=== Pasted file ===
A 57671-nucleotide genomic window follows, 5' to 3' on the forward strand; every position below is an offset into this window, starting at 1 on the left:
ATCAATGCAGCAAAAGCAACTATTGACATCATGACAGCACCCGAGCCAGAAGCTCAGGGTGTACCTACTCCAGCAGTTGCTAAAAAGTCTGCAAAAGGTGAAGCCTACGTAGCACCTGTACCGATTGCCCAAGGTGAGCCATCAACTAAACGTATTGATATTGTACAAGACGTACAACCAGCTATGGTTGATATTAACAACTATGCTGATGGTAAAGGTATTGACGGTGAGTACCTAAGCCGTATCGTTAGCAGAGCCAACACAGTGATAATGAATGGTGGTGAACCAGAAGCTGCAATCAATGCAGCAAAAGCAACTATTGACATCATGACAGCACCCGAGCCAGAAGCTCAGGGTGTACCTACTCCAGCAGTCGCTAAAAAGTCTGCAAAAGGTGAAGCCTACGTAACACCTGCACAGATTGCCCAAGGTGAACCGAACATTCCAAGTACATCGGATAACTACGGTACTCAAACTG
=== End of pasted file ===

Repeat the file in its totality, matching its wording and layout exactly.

A 57671-nucleotide genomic window follows, 5' to 3' on the forward strand; every position below is an offset into this window, starting at 1 on the left:
ATCAATGCAGCAAAAGCAACTATTGACATCATGACAGCACCCGAGCCAGAAGCTCAGGGTGTACCTACTCCAGCAGTTGCTAAAAAGTCTGCAAAAGGTGAAGCCTACGTAGCACCTGTACCGATTGCCCAAGGTGAGCCATCAACTAAACGTATTGATATTGTACAAGACGTACAACCAGCTATGGTTGATATTAACAACTATGCTGATGGTAAAGGTATTGACGGTGAGTACCTAAGCCGTATCGTTAGCAGAGCCAACACAGTGATAATGAATGGTGGTGAACCAGAAGCTGCAATCAATGCAGCAAAAGCAACTATTGACATCATGACAGCACCCGAGCCAGAAGCTCAGGGTGTACCTACTCCAGCAGTCGCTAAAAAGTCTGCAAAAGGTGAAGCCTACGTAACACCTGCACAGATTGCCCAAGGTGAACCGAACATTCCAAGTACATCGGATAACTACGGTACTCAAACTG